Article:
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EXPLAINER: Why was Deandre Ayton’s dunk a legal NBA play?

June 23, 2021 GMT
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CORRECTS TO SECOND HALF INSTEAD OF FIRST HALF - Phoenix Suns center Deandre Ayton, right, scores over Los Angeles Clippers center Ivica Zubac during the second half of Game 2 of the NBA basketball Western Conference Finals, Tuesday, June 22, 2021, in Phoenix. (AP Photo/Matt York)
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CORRECTS TO SECOND HALF INSTEAD OF FIRST HALF - Phoenix Suns center Deandre Ayton, right, scores over Los Angeles Clippers center Ivica Zubac during the second half of Game 2 of the NBA basketball Western Conference Finals, Tuesday, June 22, 2021, in Phoenix. (AP Photo/Matt York)

When Phoenix’s Deandre Ayton reached over the rim to dunk Jae Crowder’s pass for what became the winning points of the Suns’ 104-103 win over the Los Angeles Clippers, several players immediately argued that the play was illegal.

Perhaps it was wishful thinking on their part.

Or, perhaps more likely, they did not fully understand the rule.

In almost any other situation, what Ayton did would have been a violation — offensive basket interference — and the shot shouldn’t have counted. But in this situation, what he did was perfectly legal.

WHY DID IT COUNT?

NBA Rule 11, Section I, Subsection f gives part of the answer.

That rule states that a player shall not “touch any ball from within the playing area that is on its downward flight with an opportunity to score. This is considered to be a ‘field goal attempt’ or trying for a goal.”

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Crowder’s pass — an extremely difficult one — was not a field goal attempt. Because it was an inbounds pass, it would not have counted as a field goal even if it went through the basket untouched by a teammate. The goaltending rule doesn’t apply for the same reason.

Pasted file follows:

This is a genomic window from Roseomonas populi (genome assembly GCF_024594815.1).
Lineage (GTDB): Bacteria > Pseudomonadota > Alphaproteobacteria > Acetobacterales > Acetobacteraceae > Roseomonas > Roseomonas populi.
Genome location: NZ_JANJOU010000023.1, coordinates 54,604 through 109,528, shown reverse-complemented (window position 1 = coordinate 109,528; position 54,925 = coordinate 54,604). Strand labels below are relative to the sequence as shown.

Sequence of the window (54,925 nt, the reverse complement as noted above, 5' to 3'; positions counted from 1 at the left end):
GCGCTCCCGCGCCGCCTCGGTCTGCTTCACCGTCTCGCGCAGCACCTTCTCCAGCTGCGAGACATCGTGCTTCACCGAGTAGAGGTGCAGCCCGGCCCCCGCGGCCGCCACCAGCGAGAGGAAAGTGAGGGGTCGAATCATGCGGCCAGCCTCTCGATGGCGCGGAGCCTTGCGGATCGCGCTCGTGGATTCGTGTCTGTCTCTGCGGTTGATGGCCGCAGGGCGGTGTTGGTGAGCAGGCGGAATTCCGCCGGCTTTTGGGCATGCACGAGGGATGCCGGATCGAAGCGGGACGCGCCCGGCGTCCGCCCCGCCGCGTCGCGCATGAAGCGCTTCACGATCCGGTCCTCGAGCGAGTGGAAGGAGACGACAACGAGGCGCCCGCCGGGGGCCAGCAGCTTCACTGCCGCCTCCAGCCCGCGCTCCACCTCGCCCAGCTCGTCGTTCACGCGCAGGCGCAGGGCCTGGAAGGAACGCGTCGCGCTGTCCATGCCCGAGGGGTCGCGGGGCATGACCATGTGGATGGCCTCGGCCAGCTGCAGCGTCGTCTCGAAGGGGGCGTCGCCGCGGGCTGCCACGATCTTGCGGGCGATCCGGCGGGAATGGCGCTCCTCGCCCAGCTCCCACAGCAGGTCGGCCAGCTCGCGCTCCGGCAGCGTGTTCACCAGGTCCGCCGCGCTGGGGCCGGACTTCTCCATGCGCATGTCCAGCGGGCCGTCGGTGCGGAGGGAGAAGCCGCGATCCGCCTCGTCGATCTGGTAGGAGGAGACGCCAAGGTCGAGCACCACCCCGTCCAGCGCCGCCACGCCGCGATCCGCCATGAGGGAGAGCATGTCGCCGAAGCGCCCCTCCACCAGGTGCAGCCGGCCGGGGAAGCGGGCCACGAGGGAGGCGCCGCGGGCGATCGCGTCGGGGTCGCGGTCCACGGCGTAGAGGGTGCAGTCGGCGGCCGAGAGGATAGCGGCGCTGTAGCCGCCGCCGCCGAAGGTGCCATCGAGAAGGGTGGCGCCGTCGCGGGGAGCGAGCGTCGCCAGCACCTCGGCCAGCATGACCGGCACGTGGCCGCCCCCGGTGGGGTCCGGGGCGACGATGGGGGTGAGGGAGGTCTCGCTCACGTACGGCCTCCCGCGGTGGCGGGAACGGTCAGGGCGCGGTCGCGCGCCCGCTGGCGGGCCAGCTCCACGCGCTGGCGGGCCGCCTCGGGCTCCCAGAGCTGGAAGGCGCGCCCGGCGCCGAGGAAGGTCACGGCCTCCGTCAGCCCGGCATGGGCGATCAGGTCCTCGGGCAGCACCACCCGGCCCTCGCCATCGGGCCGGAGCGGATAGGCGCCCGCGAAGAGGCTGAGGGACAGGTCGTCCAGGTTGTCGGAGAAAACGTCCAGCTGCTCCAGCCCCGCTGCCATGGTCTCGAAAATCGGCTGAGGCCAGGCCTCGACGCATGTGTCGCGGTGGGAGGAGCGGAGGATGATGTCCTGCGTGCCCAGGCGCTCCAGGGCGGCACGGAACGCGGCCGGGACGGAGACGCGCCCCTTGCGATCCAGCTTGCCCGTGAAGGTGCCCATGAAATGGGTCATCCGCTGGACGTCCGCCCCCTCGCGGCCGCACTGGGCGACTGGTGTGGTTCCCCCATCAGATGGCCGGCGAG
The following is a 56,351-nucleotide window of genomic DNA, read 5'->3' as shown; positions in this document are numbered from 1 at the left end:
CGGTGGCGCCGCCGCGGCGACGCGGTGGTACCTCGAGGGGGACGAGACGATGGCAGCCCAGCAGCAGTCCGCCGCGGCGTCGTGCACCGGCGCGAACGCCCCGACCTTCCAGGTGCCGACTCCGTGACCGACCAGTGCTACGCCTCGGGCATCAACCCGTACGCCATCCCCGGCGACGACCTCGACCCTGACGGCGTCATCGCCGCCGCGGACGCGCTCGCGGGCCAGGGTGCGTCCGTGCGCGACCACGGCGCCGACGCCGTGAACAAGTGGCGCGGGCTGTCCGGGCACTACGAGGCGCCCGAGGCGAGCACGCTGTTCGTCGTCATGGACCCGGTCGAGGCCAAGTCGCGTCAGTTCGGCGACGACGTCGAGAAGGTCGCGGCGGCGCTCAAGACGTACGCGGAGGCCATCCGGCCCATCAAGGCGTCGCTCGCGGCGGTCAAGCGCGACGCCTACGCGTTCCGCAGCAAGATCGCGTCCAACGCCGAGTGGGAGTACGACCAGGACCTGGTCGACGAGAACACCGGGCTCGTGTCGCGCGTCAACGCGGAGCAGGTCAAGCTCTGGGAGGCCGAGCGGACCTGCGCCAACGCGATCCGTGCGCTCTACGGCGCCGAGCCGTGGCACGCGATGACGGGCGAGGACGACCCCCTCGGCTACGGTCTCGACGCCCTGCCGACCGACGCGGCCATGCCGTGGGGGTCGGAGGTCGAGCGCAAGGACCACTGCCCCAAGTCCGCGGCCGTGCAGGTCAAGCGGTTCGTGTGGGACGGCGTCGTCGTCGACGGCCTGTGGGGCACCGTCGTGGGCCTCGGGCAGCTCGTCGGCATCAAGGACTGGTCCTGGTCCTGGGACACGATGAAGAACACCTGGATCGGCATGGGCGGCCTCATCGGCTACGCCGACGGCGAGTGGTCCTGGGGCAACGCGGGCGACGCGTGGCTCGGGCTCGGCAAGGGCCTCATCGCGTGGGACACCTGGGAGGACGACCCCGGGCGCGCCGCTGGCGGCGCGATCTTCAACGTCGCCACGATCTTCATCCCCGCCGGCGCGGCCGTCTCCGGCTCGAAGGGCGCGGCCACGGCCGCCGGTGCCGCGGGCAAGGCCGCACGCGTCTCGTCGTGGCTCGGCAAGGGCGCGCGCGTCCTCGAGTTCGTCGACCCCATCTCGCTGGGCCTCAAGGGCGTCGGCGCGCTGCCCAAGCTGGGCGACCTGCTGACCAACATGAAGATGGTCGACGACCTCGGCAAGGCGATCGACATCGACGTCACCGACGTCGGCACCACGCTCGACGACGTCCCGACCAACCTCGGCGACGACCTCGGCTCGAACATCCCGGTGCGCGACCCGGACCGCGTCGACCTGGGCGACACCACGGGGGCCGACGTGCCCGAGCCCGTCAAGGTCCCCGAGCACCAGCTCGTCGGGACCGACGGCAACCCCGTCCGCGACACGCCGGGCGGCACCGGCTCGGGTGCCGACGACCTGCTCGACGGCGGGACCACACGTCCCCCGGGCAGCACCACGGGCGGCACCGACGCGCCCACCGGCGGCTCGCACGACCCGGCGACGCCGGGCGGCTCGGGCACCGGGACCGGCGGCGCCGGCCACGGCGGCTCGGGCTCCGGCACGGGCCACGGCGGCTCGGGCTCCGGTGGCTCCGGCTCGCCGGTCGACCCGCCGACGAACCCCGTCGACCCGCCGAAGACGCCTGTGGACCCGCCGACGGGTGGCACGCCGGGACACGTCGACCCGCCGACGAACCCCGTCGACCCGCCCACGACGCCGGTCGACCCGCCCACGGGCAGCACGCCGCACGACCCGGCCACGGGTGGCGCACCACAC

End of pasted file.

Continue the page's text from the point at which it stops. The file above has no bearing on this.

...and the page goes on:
CAN THIS HAPPEN DURING LIVE PLAY?

No. Such a play only works with the clock not running, or in NBA parlance, when the ball isn’t “live.”

During a live-ball situation as play is happening, if Crowder wanted to throw an alley-oop pass to Ayton and not be part of a violation he would have to ensure that the ball isn’t what’s called “inside the cylinder” — basically, an imaginary ring extending up from the surface of the rim.

But the clock was not running. This was not a live ball.

From the NBA case book, addressing such a situation: “Goaltending or basket interference has not occurred. For either of these violations to occur, a ball which is alive must enter the cylinder area after having been legally touched on the playing court. All players must consider this type of play as an ordinary throw-in and anyone may attempt to gain possession of the ball without penalty.”

HAS THIS HAPPENED BEFORE?

Yes, and perhaps most notably, in Phoenix.

During a game on Dec. 26, 2017 between the Suns and Memphis Grizzlies — tied with 0.6 seconds remaining — then-Suns coach Jay Triano called for a play where Phoenix’s Dragan Bender would throw an inbounds pass over the rim and set up Tyson Chandler for a dunk.

Triano had asked the NBA long beforehand if such a scenario would be legal. The NBA confirmed that it would be, and Triano kept the idea stashed in his mind for such a moment. Bender’s pass was precise, Chandler got the dunk down and the Suns won 99-97.

“It’s a rule a lot of people don’t know,” Triano said that night. “You cannot goaltend a ball that isn’t going to count.”

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